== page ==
…we still don’t know. The excesses both experiments see are still too small to categorize as signal. Everybody knows from tossing coins that what you see never really match the probabilities you would assign to heads or tails, but you get closer and closer to these probabilities if you just keep on tossing coins. If you throw 10 coins, you won’t be too upset if you get 6 heads and 4 tails. It would be just a fluke. However, it would be a lot more surprising to throw 1000 coins and obtain 600 heads and 400 tails.

Given how few potential signal events we have observed, it is just too soon to rule out the possibility that these excesses are flukes. There is also something else that needs to be taken into account. A positive fluke could appear anywhere on the mass range we are scanning for the Higgs boson. The chances of this happening is indeed higher than the chances of a fluke appearing for one particular mass that we picked. You may have heard of this as the look-elsewhere effect.

Even if CMS and ATLAS see excesses at about the same place in different channels, you still need to take the look-elsewhere effect into account. In the end, neither CMS or ATLAS can claim to have their hands on a signal strong enough to justify claiming to see the Higgs.

We will know soon enough. As people in both collaborations keep working on refining their analyses, they can identify more signal through the same 2011 data. Also, other search channels (other ways for the Higgs to decay) will be added to the combination. If the Higgs really is where it looks like it could be, we could have a claim as early as next January. However, if it really is a statistical fluctuation, the 2011 data won’t be enough to tell for sure. But the 2012 data should be enough for that.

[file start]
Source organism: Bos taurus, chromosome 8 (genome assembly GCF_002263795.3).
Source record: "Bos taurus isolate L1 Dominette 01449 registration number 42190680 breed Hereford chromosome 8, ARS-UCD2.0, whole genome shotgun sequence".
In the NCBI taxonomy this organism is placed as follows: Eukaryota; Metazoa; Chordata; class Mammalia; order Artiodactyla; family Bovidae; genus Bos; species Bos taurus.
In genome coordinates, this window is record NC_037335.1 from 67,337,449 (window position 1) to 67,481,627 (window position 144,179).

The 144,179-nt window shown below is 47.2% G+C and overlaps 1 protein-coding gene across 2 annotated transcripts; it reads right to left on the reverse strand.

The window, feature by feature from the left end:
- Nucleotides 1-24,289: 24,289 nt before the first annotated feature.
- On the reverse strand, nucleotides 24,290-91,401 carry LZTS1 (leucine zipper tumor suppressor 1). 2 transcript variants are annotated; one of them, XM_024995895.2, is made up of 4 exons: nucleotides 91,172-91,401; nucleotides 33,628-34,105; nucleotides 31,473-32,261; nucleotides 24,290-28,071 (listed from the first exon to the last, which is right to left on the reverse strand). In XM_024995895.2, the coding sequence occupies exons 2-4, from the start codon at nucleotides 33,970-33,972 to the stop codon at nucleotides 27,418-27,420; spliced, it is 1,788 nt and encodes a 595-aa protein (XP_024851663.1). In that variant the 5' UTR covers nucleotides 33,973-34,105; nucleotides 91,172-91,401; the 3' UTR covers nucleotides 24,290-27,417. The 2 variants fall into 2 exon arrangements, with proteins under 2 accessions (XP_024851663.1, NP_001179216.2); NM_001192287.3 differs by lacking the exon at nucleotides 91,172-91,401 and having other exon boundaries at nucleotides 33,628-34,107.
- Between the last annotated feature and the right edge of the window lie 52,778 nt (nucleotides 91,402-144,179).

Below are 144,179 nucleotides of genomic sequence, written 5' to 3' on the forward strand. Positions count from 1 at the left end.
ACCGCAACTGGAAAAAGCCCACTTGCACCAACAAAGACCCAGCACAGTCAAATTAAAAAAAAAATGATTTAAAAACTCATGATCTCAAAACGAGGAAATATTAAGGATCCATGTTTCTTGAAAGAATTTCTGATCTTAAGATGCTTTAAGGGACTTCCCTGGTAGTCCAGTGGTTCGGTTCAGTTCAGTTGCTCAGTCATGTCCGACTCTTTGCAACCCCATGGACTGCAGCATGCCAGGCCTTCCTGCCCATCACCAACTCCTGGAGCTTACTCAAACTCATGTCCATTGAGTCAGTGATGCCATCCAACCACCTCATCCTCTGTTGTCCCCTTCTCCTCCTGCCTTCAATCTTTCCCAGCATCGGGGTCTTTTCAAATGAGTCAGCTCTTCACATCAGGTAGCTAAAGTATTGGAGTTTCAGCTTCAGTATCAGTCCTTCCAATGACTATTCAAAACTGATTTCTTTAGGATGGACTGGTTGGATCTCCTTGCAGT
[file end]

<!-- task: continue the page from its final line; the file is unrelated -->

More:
So there it is. Notice that I haven’t been my hard-nose, skeptical and toning-down self this time. That’s because I feel that the excitement is justified. Whether the Higgs boson exists or not, we are rapidly closing in on a definitive statement. I also think that CERN public relations handled this one very well. I am proud of my collaboration (which is ATLAS), and I am also proud that we have CMS as fierce competitors.

Note: If you think that the fact that Comic Sans MS was used on the ATLAS slides at the seminar is something worth having long discussions on the Internet, you are completely missing the point. Get over it, it’s a freaking font. Fabiola have more respect than you will ever have. Some of us are trying to not be irrelevant in this world, leave us alone.